German Federal Agency for Nature Conservation (BfN)


Biosphere Reserves

Biosphere reserves (Biosphärenreservate) are defined in art. 25 para. 1 of Germany's Federal Nature Conservation Act (BNatSchG) as "areas that are to be protected and developed in a consistent way and that

  1. are large and are typical representatives of certain landscape types,
  2. fulfil the requirements for nature conservation areas in essential parts of their territory, and the requirements for landscape protection areas throughout the greater part of the rest of their territory,
  3. serve the primary purpose of conserving, developing or restoring landscapes shaped by traditional, diverse forms of use, along with their species and biotope diversity as evolved over time, including wild forms and formerly cultivated forms of commercially used or usable animal and plant species, and
  4. illustrate ways of developing and testing forms of economic activity that are especially conserving of natural resources."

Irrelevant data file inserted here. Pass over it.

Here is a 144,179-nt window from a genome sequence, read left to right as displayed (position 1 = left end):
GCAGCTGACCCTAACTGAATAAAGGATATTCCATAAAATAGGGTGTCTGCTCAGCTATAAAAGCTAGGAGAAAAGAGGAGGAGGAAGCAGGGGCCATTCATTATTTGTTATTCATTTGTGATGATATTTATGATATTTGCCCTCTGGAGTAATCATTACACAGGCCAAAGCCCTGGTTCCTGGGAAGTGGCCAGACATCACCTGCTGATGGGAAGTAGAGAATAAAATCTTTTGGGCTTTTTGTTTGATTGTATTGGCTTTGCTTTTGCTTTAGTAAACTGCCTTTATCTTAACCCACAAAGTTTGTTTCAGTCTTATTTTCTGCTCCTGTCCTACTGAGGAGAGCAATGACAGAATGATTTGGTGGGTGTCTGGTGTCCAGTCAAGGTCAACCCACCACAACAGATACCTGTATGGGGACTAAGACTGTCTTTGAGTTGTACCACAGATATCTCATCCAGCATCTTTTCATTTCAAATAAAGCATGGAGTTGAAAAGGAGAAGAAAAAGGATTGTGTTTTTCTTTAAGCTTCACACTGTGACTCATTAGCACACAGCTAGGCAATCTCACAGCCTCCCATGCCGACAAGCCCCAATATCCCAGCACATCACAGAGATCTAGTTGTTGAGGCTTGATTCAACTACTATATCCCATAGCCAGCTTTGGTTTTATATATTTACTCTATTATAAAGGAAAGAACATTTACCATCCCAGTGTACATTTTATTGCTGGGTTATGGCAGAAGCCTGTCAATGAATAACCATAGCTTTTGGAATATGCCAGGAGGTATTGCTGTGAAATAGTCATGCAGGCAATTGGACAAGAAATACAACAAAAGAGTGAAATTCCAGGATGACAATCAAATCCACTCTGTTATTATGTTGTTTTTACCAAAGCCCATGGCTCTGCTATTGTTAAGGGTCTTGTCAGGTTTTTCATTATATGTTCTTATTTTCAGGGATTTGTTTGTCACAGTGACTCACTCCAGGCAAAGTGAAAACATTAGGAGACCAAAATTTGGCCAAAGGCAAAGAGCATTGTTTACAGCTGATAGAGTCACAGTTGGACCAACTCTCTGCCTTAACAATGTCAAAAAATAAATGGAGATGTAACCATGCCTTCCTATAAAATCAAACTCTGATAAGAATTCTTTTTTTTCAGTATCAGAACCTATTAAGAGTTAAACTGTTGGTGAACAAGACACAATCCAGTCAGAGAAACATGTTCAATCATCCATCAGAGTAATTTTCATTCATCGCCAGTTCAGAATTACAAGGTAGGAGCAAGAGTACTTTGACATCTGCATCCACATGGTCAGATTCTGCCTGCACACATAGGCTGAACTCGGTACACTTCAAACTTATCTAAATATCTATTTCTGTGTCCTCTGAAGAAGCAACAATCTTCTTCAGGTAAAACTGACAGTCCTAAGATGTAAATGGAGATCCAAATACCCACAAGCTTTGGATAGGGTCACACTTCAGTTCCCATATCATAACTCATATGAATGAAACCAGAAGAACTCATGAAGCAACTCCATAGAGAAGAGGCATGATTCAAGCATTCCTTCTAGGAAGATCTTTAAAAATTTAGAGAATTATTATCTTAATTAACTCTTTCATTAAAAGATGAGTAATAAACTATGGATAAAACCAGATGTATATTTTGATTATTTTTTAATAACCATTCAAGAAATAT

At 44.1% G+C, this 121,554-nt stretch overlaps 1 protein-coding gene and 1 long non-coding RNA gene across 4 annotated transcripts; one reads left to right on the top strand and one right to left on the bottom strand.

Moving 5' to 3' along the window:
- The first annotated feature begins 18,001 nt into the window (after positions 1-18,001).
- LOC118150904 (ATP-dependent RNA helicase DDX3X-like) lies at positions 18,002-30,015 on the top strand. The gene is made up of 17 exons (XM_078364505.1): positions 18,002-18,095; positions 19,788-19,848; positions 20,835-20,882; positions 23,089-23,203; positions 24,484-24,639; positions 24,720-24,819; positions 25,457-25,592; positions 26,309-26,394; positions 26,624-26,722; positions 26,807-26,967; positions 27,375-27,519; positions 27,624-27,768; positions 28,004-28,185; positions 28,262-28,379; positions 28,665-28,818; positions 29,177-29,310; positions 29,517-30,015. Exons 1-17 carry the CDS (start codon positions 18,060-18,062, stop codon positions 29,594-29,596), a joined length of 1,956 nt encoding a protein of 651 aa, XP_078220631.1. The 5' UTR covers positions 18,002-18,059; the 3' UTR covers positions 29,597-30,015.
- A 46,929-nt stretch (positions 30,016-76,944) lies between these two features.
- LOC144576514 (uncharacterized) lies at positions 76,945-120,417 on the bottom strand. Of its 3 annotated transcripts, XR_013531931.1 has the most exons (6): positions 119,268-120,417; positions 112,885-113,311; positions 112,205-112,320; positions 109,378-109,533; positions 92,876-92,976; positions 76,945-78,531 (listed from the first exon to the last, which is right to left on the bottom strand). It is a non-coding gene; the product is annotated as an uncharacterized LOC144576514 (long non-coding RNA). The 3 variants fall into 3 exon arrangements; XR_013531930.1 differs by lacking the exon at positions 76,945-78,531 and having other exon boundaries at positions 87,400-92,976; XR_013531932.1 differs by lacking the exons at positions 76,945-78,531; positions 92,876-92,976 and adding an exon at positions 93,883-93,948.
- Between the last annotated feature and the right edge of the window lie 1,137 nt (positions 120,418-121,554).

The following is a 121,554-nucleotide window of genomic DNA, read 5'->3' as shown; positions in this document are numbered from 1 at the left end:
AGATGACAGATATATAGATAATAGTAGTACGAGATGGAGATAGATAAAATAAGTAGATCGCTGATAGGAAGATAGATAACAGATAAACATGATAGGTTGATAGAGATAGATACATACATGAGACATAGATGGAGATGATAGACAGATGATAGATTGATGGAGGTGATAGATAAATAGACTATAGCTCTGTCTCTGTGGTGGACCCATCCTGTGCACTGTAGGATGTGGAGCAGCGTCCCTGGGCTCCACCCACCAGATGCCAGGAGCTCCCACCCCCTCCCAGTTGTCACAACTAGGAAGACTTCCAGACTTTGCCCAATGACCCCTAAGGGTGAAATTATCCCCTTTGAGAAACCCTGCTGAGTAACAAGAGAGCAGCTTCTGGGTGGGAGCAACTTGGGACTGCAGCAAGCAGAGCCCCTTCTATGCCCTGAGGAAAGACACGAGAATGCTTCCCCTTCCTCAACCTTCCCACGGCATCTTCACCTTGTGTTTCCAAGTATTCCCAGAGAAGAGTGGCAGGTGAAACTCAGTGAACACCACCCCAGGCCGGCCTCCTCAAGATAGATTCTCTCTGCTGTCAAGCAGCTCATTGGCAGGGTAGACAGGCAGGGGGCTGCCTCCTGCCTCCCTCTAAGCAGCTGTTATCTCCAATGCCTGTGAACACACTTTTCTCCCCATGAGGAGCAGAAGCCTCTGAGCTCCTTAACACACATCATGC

Biosphere reserves have been recognised by UNESCO since 1976 under the Man and the Biosphere (MAB) programme. Biosphere reserves are established "to promote and demonstrate a balanced relationship between humans and the biosphere" (DEUTSCHES MAB-NATIONALKOMITEE 2004). The UNESCO World Network of Biosphere Reserves is made up of 714 areas in 129 countries (as of October 2020).

Under the UNESCO Statutory Framework biosphere reserves fulfil the following functions (UNESCO 1996):

  1. Conservation - contribute to the conservation of landscapes, ecosystems, species and genetic variation;
  2. Development - foster economic and human development which is socio-culturally and ecologically sustainable;
  3. Logistic support - support for demonstration projects, environmental education and training, research and monitoring related to local, regional, national and global issues of conservation and sustainable development.

In Germany national criteria for designation and evaluation of UNESCO biosphere reserves have been developed.

At the 4rd World Congress of biosphere reserves, which was held in Lima in March 2016, a new Action Plan was agreed for the developement of the World-Network of UNESCO Biosphere Reserves in the period between 2016 and 2025.

Biosphere reserves in Germany

Sources: Federal Agency for Nature Conservation (BfN) 2021 using data provided by the Bundesländer Basic Spatial Data: